PCR is an acronym for a polymerase chain reaction. PCR is a molecular diagnostic testing technology that has been around for a long time and is used to detect or target a genetic sequence of DNA or RNA (e.g., in bacteria, viruses, or even animal and plant research) in a sample. PCR is a valuable yet straightforward scientific discovery, and every biology enthusiast has heard about it. Well, for those who don’t, you’re lucky because Modern Biology Inc has got your back.
What is a PCR Test?
Simply put, PCR is a technique for studying an enlarged DNA sample amplified into millions of copies from a specific DNA sequence. It’s an essential step in molecular biology and genetics.
The term “chain reaction” usually refers to amplifying or photocopying the amount of DNA in a sample 40 times, which takes between 40 and 85 minutes. If a single strand of targeted DNA is present, and each strand has a photocopy throughout each of the 40 PCR cycles, a single strand of DNA should yield more than 1 trillion copies at the end of PCR (assuming a 100% efficient reaction (=240). That is what gives PCR its incredible sensitivity.
The fundamentals of all PCR tests are the same regardless of the DNA sample. To set up a PCR, you’ll need five basic “ingredients”:
- The DNA sample to be amplified.
- Primers are short segments of DNA that start the PCR process, and the design is to bind to both sides of the DNA segment you wish to duplicate.
- Nucleotide bases in DNA (also known as dNTPs) that build blocks of DNA (A, C, G, and T) have to form the new DNA strand.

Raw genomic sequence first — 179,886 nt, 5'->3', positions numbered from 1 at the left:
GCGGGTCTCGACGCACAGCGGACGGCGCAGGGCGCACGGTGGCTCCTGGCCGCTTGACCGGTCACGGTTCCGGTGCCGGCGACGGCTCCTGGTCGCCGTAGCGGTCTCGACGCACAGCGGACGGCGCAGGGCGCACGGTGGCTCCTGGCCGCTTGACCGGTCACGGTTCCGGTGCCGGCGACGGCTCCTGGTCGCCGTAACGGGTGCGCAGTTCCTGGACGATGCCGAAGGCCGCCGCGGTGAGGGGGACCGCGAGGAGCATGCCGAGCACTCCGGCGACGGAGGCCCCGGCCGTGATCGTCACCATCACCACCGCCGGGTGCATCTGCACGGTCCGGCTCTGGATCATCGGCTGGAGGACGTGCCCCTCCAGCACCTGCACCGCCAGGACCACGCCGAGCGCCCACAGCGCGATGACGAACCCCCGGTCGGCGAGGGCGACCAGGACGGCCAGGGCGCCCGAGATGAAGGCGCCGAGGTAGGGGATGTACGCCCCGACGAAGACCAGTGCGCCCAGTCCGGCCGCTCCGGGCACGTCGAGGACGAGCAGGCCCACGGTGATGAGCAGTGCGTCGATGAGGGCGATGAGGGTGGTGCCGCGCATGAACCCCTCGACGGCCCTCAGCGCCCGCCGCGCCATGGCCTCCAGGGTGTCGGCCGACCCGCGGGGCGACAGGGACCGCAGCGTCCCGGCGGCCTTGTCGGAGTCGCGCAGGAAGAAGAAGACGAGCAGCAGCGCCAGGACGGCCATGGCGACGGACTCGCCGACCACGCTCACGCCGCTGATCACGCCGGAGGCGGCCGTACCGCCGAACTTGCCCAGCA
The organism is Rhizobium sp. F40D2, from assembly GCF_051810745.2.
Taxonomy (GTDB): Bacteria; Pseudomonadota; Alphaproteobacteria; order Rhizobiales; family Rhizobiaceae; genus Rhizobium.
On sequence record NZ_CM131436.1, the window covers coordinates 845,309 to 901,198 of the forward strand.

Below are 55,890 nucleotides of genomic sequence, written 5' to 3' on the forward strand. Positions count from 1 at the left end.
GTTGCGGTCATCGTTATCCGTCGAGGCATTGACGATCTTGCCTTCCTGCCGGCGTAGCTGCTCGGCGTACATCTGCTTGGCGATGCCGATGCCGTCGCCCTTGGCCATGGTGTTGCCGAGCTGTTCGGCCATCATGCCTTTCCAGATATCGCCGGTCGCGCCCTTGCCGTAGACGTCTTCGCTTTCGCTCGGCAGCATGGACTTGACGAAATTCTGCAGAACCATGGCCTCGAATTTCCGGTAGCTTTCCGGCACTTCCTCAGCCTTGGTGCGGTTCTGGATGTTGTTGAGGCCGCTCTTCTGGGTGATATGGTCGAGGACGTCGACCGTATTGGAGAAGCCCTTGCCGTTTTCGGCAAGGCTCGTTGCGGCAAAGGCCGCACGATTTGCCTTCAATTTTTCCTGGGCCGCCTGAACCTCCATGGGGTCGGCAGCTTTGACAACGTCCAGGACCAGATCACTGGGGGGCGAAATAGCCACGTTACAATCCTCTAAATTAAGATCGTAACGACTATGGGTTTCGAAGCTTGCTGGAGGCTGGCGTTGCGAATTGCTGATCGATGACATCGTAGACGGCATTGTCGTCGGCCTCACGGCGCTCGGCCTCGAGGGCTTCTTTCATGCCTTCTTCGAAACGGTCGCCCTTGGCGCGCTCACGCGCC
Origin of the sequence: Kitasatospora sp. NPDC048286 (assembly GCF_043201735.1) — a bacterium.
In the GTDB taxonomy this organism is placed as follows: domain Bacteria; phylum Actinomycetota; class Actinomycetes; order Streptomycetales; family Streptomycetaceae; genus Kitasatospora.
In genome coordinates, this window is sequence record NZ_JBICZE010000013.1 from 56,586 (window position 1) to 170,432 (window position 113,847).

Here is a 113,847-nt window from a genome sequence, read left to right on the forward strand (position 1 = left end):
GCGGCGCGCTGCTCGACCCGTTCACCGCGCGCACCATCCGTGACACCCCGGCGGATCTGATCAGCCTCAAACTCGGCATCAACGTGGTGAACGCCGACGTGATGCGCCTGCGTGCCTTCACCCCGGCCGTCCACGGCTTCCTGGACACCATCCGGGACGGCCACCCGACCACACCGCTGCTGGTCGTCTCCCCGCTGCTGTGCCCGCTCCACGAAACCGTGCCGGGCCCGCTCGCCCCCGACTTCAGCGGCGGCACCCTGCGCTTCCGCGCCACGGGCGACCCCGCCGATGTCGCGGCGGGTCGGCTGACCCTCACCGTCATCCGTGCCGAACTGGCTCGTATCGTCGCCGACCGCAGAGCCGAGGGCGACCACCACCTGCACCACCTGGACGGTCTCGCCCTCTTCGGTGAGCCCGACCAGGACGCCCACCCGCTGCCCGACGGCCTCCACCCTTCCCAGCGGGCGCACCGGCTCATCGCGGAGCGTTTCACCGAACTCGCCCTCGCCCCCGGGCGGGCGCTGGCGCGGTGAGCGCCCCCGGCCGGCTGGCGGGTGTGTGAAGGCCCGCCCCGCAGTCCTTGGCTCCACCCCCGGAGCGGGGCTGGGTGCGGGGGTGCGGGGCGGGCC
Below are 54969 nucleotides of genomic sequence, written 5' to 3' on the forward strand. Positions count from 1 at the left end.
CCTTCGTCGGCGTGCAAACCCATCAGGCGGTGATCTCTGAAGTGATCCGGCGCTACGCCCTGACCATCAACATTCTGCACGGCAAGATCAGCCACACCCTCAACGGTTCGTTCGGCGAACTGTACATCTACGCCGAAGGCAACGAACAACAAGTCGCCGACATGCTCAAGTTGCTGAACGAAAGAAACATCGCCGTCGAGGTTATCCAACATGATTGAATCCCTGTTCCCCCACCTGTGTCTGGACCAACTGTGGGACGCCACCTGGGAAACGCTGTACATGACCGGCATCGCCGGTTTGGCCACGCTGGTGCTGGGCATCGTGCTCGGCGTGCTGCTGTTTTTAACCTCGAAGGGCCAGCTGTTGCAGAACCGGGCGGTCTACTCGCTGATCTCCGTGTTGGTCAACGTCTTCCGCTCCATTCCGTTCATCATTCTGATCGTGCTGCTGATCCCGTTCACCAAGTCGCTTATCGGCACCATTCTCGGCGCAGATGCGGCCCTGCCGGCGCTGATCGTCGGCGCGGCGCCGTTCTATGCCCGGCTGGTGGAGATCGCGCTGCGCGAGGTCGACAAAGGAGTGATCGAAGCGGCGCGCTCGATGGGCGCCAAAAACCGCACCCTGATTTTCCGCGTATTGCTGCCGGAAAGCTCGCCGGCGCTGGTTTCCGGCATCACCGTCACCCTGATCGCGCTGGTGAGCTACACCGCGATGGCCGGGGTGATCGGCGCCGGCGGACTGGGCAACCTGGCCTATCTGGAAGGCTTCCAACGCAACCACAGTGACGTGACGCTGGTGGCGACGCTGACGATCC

- To complete the setup DNA bases, you add the Taq polymerase enzyme.
- A buffer is used to ensure that the reaction takes place in the best possible conditions.
A thermocycler with an optical system for collecting fluorescence and a computer with software capable of recording the data and conducting the final analysis of the reaction are both required for Real-Time PCR. The PCR process involves the following processes:
- Denaturation: At this stage, the two strands of the DNA double helix must be split, much like DNA replication. The hydrogen bonds linking the complementary DNA strands break down as the mixture’s temperature rises, causing the separation. Denaturation is the term for this procedure.
- Annealing: Primers bind to target DNA sequences and start the polymerization process. Only once the temperature of the solution has been reduced can this happen. A single primer binds each strand.
- Extension: The original DNA strands are used as templates to create new DNA strands. Free DNA nucleotides are joined together by a DNA polymerase enzyme.
One PCR cycle produces two double-stranded target DNA sequences, each with one freshly synthesized strand and one original strand. Because most PCR techniques require significant amounts of DNA, the cycle is done numerous times (typically 20–30). Getting millions of copies takes about 2–3 hours.
What is a PCR Test Used for?
PCR offers a wide range of applications, including medical diagnostics, forensics, and agriculture, in addition to basic research. The following are some instances of PCR uses that are revolutionizing the world and influencing our perspectives of life: